Hanging upside down is a great way to hide from predators, such as birds and other dangerous predators, particularly during the daytime. It’s also the ideal position…
If Batman had to choose a place to retire, I would put my money on Bracken Caves, Texas. Every year, between March and October, over 10 million bats flock inside the dark abyss of the cave to roost. Venturing inside the cave, which is allowed, you will see every inch of it covered with bats, hanging upside down like cloaked vampires (although the bats that roost in Bracken Caves are not, in fact, vampire bats).
Doesn’t it look a bit weird? How anyone could sleep with their legs desperately clutching a branch is unthinkable. As it turns out though, bats have a strange knack for sleeping exactly like this, with their heads pointed down and their feet holding onto the branch of a tree.
We know that it happens, but why do they do it?
The Origins Of Upside-Down Hanging
The mystery of upside-down hanging is intertwined with the mystery of how bats evolved flight. They are the only mammal capable of true flight, but there is very little fossil evidence for what a non-flying bat ancestor might have looked like.
The dominant hypothesis is that bats evolved flight from a mammal that could climb up trees, and possibly spend significant time there, hunting for tasty insect treats. Over time, this non-flying mammal began to take to the air, perhaps by gliding like modern shrews, or by some other evolutionary route as yet undiscovered. This tree-climbing, insect-eating, possibly flying mammal might also have preferred upside-down hanging.
A bat fossil discovered in Wyoming, United States supports this hypothesis. The group that studied the fossil found that this proto-bat might have been an upside-down hanger. Many modern animals that spend a portion of their life in tree canopies hand upside down. Monkeys frequently hang upside down using their tail or feet, sloths cling with their hind legs to branches, and opossums are famous for their upside-down tail hanging.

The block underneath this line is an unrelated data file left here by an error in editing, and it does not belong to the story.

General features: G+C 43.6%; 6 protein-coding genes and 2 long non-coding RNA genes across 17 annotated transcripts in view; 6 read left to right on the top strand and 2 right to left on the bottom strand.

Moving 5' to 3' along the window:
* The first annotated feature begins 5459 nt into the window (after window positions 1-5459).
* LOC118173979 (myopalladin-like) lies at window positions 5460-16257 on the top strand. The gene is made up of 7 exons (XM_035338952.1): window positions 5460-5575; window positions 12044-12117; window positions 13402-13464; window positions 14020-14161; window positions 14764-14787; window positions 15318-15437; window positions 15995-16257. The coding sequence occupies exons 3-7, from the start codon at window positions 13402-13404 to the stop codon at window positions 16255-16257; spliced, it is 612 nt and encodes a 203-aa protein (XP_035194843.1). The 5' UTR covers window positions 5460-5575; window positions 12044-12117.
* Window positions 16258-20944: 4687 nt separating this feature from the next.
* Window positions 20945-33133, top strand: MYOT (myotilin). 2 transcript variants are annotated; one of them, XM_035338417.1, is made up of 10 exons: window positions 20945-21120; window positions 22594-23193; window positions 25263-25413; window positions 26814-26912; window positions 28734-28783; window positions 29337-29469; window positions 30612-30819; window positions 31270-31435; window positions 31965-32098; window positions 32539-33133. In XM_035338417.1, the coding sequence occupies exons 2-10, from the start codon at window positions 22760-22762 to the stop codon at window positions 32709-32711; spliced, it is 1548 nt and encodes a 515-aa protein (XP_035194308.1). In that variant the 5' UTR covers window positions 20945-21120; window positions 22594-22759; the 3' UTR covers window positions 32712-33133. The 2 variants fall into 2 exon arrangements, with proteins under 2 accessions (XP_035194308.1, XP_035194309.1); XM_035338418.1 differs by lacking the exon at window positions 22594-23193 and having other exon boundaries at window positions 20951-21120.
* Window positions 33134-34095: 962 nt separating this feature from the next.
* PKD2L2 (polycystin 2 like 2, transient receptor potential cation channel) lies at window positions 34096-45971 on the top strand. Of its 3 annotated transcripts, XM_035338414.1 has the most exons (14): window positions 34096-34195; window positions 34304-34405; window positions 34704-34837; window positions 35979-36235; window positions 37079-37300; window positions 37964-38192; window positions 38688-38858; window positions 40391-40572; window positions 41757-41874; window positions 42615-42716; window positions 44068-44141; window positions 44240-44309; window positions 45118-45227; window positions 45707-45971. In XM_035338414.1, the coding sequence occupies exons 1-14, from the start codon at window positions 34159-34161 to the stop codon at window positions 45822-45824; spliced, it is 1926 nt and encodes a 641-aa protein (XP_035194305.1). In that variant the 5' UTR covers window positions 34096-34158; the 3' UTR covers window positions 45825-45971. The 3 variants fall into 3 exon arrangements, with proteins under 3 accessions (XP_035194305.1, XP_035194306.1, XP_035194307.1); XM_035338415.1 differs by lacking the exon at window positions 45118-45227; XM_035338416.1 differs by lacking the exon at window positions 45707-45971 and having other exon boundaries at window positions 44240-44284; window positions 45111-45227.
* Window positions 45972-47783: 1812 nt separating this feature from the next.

The bat’s upside-down behavior might have originated from such similar behaviors, but over time, with the development of flight, the bat’s upside-down hanging became a necessary behavior.
Ideal Position For Take-Off
Both bats and bird fly, yet they do it in slightly different manners. Unlike birds, bats find it much easier to simply let go of the branch they are clutching and fall into flight almost instantly. Bats let go, fall a meter or so, and then gain enough momentum to glide away. Birds are more of the “jump and flap” type flyers.
Most bats cannot take off from the ground. Taking off into flight requires a lot of energy, which means that a creature needs powerful muscles that can generate such power. Bats, it seems, didn’t evolve flight that way. Instead of running and jumping like birds do, bats simply use their muscles cleverly to generate enough energy to power their flight.
To uncover how bats fly, researchers at Brown University X-rayed Seba’s short-tailed bats, a fruit bat, as they took off into flight. They found that bats have very flexible tendons connected to bones of the biceps and triceps that make their flying more maneuverable. This evidence overthrew the earlier notion that bats had stiff tendons.